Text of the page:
It’s that time of the year again.
That time of the year in which everyone gets up in arms about nominations, caring a lot about a broken awards ceremony run by a rather politically-driven organization. And people will always bring it back to a racial issue and a gender issue – which is completely valid. It is. But it’s not really up to the anonymous voting of the Academy to fix that, is it? It’s up to the entire film industry, that at its core, has a serious discrimination bias.
It’s not about the films and merits, everyone. It’s about who knows who and who likes who. That’s it. Anonymous voting, remember? But let’s talk about the fun stuff: The best picture nominations – because, usually, at least this category will have some entertainment (or frustration) as its foundation.
Now, before I get going, I must admit I have yet to watch Room and Bridge of Spies, both of which are in my agenda of things to do, but I can at least run down the rest, and one glaring misstep in nominations.*
The Big Short: This movie is incredibly creative when it comes to the genre it finds itself in. Educational and blunt, this film does a really good job of making the audience hate the people behind the market crash of the late 2000’s. Its acting never falters and it’s one of my favourite pieces of the year for its clever use of breaking the fourth wall and its incredibly witty characters making me understand so that I can feel smart. How often does that happen in a movie that depicts Wall Street?
Bridge of Spies: Spielberg pulled out all the stops by taking this Coen brothers’ classic, cold-war spy thriller that had the charm, tension and feel-good characters that come with watching a Spielberg period piece. I understand why it was nominated, and I think I’d like to see it a second time, but I really doubt this one is going to take home the award. It didn’t push enough boundaries nor did it satisfy that need to see something big and different that comes with the award season in contemporary cinema.
Brooklyn: Brilliantly emotional, well shot, and for some reason by the end of it both my girlfriend and I were homesick for Ireland despite never having been. Although it was very well written and acted, it did not exactly blow me away, and I really disliked the protagonist for how shitty she behaved when it came to her love back in New York. I understand positive critical appraisal for this film, but I’m honestly surprised that it was nominated for best picture.
Mad Max: Fury Road: Okay. The fact that this spectacle of action and imagery is nominated for best picture says a lot about how far the Oscars have come. Yes, we should be mad that Gone Girl and Wild were not nominated last year, and that Beasts of No Nation wasn’t nominated this year, all for obvious backward thinking. But the fact that the most action-packed two-hour-long chase scene was nominated for best picture? I honestly hope this one wins. Yes, it’s only an action film. But it’s an action film that managed to succeed in doing its genre to 100%.
The Martian: “That was a great flick,” sums up my feelings on this film. After seeing it I was both surprised and amused that I walked into what I expected to be the modern day Apollo 13, and what I got was the year’s best comedy. I’m surprised it’s nominated, though, and I don’t think I would have voted for its nomination. It was incredibly good, don’t get me wrong, but it falters in not really pushing anything forward or doing anything spectacularly different – it just did everything really well, which makes for a “great flick” but not one I think is by any means best of the year. It felt safe.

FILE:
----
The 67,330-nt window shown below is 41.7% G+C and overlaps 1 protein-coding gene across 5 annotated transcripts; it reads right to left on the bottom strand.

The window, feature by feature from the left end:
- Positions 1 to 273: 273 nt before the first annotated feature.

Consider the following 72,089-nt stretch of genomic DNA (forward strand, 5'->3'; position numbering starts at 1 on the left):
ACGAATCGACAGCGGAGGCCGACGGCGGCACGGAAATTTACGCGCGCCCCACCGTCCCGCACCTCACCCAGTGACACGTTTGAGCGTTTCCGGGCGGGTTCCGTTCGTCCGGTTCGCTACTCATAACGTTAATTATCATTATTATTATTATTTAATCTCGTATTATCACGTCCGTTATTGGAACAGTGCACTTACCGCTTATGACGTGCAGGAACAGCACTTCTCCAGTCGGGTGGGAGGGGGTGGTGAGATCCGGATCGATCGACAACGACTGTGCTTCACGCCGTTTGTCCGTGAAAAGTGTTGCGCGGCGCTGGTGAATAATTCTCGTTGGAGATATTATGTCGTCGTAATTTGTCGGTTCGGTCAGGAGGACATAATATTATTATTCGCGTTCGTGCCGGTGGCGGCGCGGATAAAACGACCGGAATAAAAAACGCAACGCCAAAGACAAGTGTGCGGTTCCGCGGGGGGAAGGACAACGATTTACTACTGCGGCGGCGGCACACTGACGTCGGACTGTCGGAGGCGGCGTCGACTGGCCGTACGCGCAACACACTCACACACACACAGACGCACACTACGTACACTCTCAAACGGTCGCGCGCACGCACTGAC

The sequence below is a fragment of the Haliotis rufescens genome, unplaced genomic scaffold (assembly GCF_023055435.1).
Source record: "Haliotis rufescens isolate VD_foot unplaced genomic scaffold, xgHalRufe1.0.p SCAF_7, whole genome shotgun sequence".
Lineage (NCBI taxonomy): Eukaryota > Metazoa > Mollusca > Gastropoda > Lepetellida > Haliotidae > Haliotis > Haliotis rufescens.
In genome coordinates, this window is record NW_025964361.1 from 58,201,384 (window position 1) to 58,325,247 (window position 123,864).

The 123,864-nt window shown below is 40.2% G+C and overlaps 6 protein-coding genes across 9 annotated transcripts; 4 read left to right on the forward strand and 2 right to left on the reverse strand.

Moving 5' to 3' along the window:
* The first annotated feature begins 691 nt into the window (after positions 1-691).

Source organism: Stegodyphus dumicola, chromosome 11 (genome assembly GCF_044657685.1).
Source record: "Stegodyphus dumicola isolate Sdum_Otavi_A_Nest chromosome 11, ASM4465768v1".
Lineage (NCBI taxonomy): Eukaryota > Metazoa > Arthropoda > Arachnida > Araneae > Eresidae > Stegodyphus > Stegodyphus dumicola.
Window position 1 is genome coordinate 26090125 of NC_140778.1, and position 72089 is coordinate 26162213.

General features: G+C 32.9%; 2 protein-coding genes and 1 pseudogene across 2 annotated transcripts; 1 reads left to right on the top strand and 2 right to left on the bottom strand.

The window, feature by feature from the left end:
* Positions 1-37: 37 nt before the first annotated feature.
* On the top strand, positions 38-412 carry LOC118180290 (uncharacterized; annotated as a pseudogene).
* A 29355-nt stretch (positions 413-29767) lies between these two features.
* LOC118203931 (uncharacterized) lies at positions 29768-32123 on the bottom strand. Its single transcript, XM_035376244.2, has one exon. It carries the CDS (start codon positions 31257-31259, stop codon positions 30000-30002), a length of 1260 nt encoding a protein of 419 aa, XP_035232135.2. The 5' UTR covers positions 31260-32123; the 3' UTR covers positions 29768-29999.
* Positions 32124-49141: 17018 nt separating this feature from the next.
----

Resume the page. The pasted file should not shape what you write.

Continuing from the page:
The Revenant: And here we are at the picture that will most likely take home every award. Gutteral, real, visceral, well written and well acted, the only downside to the film is that it’s obviously a little self-indulgent by the mind behind the piece, Alejandro González Iñárritu. As a friend put it, “There are some parts that are trying to be Tree of Life, but can’t be as Tree of Life as Tree of Life was.” Which is valid, it was definitely a bit slow and pandering at parts, but it was an incredible feat in storytelling on the big screen. If Leonardo DiCaprio doesn’t win best lead this year, this whole “Oscars” thing is a sick joke to screw with him.
Spotlight: Brilliantly smart and well acted, if The Revenant doesn’t take all the awards home this year, it will be Spotlight. The film is an intelligent depiction of the events that led up to the discovery of the biggest scandal in the modern day Catholic church. And to boot, all the characters are so incredibly real that I felt like I was right there with them going, “Yeah! This is really fucked up!” I expect Ruffalo to take home the best supporting award if Tom Hardy doesn’t get it. My favourite part of this movie is that there’s no injected, fake character that tries to actively hold back the story to prevent the other characters from succeeding. These people felt like real journalists uncovering the truth, and their drive to success is as real as it can come on the silver screen.
Where is Star Wars Episode VII: The Force Awakens?: This film has both fans and critics alike surprised and in love with where the series is once again headed. It has a higher metacritic rating than The Revenant, the picture everyone thinks will take home all the awards this year, and yet it didn’t make the cut for any of the “creative” nominations. Once again The Academy has shown to be biased on hand-shaking and drink-sharing and it has very little to do with actual film-making merit. And it’s not as if a space opera cannot take home awards at the Oscars, because the original Star Wars won several, including best picture. Oh well, at least we have Mad Max: Fury Road in the running.
I’ll add Room to the list once I’ve seen it. Thanks for reading!